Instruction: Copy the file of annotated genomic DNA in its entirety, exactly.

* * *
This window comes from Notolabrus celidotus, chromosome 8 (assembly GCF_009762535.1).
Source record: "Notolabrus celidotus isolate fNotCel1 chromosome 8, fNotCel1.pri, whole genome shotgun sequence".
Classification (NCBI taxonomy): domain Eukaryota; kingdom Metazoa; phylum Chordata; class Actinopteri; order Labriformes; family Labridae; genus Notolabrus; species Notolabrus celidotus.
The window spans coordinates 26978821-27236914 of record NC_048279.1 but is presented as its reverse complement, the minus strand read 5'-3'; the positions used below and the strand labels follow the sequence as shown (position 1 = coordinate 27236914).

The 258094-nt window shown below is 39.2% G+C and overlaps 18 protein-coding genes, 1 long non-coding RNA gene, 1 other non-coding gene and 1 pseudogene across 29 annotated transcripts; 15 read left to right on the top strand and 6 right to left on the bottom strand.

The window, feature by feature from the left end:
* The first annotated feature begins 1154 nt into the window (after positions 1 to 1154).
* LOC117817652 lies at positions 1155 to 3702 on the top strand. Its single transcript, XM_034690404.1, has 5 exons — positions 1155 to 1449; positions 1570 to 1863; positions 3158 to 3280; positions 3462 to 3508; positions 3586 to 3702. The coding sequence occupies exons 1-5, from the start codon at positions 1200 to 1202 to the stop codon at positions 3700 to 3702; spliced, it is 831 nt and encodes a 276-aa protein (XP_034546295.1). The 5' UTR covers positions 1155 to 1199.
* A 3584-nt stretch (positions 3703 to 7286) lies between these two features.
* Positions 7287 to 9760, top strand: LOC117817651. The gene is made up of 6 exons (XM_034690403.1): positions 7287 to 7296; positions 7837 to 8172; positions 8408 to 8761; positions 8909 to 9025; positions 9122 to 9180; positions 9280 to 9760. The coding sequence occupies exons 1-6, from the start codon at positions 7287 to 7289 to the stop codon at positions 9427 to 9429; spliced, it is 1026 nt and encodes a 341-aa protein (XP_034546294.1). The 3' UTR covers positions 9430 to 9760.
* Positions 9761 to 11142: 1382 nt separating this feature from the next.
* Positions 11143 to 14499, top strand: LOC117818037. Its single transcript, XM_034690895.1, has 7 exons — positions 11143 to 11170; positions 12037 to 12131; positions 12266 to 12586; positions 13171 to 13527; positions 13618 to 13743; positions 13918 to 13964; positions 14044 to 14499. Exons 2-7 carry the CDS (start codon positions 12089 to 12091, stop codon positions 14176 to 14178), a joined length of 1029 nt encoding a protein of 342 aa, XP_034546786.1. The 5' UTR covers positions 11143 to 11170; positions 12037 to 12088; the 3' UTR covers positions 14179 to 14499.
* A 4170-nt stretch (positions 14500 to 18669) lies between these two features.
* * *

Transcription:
This window comes from Notolabrus celidotus, chromosome 8 (assembly GCF_009762535.1).
Source record: "Notolabrus celidotus isolate fNotCel1 chromosome 8, fNotCel1.pri, whole genome shotgun sequence".
Classification (NCBI taxonomy): domain Eukaryota; kingdom Metazoa; phylum Chordata; class Actinopteri; order Labriformes; family Labridae; genus Notolabrus; species Notolabrus celidotus.
The window spans coordinates 26978821-27236914 of record NC_048279.1 but is presented as its reverse complement, the minus strand read 5'-3'; the positions used below and the strand labels follow the sequence as shown (position 1 = coordinate 27236914).

The 258094-nt window shown below is 39.2% G+C and overlaps 18 protein-coding genes, 1 long non-coding RNA gene, 1 other non-coding gene and 1 pseudogene across 29 annotated transcripts; 15 read left to right on the top strand and 6 right to left on the bottom strand.

The window, feature by feature from the left end:
* The first annotated feature begins 1154 nt into the window (after positions 1 to 1154).
* LOC117817652 lies at positions 1155 to 3702 on the top strand. Its single transcript, XM_034690404.1, has 5 exons — positions 1155 to 1449; positions 1570 to 1863; positions 3158 to 3280; positions 3462 to 3508; positions 3586 to 3702. The coding sequence occupies exons 1-5, from the start codon at positions 1200 to 1202 to the stop codon at positions 3700 to 3702; spliced, it is 831 nt and encodes a 276-aa protein (XP_034546295.1). The 5' UTR covers positions 1155 to 1199.
* A 3584-nt stretch (positions 3703 to 7286) lies between these two features.
* Positions 7287 to 9760, top strand: LOC117817651. The gene is made up of 6 exons (XM_034690403.1): positions 7287 to 7296; positions 7837 to 8172; positions 8408 to 8761; positions 8909 to 9025; positions 9122 to 9180; positions 9280 to 9760. The coding sequence occupies exons 1-6, from the start codon at positions 7287 to 7289 to the stop codon at positions 9427 to 9429; spliced, it is 1026 nt and encodes a 341-aa protein (XP_034546294.1). The 3' UTR covers positions 9430 to 9760.
* Positions 9761 to 11142: 1382 nt separating this feature from the next.
* Positions 11143 to 14499, top strand: LOC117818037. Its single transcript, XM_034690895.1, has 7 exons — positions 11143 to 11170; positions 12037 to 12131; positions 12266 to 12586; positions 13171 to 13527; positions 13618 to 13743; positions 13918 to 13964; positions 14044 to 14499. Exons 2-7 carry the CDS (start codon positions 12089 to 12091, stop codon positions 14176 to 14178), a joined length of 1029 nt encoding a protein of 342 aa, XP_034546786.1. The 5' UTR covers positions 11143 to 11170; positions 12037 to 12088; the 3' UTR covers positions 14179 to 14499.
* A 4170-nt stretch (positions 14500 to 18669) lies between these two features.